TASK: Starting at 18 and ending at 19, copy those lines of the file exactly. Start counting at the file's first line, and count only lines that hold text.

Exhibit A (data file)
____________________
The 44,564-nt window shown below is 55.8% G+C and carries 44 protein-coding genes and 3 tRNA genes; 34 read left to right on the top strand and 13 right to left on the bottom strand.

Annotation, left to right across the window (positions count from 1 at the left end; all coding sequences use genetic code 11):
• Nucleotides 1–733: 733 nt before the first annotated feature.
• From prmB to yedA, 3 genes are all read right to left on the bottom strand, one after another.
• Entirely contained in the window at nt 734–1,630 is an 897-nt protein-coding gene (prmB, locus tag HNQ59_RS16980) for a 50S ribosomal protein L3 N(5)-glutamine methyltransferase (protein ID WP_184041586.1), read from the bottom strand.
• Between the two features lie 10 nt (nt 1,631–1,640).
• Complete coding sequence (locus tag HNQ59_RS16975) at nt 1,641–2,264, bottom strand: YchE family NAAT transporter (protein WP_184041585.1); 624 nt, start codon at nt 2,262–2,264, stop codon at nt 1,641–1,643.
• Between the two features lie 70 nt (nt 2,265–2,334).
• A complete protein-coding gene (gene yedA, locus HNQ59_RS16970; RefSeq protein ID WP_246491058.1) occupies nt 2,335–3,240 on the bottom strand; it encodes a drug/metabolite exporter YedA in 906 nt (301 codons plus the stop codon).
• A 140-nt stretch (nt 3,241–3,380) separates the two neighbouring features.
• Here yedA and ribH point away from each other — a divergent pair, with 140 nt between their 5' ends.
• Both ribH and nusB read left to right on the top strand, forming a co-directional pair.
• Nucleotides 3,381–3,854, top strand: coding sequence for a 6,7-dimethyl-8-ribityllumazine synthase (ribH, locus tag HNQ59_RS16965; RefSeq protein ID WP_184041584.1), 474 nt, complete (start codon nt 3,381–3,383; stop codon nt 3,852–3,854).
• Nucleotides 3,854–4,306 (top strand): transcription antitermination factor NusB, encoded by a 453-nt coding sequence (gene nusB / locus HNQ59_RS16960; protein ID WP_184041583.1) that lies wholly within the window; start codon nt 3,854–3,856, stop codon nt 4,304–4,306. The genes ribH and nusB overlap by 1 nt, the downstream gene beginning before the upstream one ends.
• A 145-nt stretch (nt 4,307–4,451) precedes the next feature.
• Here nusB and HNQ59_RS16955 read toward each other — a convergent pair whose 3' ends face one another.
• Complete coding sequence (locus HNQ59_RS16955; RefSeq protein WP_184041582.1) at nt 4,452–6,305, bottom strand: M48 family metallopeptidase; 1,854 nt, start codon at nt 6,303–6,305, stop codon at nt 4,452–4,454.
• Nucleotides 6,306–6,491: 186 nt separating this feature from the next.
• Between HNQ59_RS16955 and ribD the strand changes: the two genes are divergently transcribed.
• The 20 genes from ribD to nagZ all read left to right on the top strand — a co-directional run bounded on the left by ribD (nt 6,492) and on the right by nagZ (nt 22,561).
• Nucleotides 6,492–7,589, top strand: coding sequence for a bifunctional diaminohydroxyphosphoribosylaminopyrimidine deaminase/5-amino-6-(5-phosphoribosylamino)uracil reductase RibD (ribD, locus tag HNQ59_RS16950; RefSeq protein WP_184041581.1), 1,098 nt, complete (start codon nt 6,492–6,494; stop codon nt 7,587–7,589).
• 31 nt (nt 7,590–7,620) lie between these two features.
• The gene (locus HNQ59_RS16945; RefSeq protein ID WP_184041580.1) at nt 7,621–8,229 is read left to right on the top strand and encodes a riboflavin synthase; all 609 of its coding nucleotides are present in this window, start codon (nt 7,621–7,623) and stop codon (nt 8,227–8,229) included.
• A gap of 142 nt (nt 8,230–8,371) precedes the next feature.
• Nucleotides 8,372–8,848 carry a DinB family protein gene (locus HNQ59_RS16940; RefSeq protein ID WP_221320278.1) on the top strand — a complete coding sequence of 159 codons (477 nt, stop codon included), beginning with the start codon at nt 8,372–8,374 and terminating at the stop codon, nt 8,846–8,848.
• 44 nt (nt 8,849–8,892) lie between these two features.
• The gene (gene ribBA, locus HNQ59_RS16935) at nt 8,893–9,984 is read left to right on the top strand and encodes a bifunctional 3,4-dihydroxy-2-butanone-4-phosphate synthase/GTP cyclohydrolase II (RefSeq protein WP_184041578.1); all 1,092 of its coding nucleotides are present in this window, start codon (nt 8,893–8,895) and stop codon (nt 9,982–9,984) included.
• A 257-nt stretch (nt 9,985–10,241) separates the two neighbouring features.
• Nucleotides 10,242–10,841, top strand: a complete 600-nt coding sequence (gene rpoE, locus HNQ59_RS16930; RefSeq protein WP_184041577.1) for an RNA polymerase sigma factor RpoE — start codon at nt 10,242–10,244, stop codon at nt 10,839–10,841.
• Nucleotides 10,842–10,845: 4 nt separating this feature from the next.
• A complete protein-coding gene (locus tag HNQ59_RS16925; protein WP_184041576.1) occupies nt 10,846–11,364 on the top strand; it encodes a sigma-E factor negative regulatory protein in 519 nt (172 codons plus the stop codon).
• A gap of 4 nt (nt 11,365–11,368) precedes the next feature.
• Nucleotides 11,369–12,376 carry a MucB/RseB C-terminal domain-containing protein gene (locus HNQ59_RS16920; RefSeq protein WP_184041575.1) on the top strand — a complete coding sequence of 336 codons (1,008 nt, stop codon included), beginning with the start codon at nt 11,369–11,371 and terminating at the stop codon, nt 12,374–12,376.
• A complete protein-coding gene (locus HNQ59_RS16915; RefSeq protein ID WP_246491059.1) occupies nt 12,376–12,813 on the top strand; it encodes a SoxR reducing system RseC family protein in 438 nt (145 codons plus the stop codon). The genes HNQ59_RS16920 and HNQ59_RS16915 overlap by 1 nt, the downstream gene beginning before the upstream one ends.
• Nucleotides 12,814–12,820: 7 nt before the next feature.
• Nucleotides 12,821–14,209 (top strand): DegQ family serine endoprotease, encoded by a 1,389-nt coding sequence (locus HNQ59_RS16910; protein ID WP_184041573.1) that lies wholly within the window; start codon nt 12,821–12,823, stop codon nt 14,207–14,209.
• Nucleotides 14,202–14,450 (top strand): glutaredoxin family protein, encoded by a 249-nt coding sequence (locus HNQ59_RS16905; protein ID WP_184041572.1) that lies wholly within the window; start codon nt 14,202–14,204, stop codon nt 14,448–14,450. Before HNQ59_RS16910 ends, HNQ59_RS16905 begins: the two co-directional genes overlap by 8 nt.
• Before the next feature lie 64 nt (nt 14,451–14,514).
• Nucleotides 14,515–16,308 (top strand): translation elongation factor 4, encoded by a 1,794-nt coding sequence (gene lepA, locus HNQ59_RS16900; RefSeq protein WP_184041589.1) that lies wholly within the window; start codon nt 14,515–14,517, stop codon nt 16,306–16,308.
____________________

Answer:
• Nucleotides 6,306–6,491: 186 nt separating this feature from the next.
• Between HNQ59_RS16955 and ribD the strand changes: the two genes are divergently transcribed.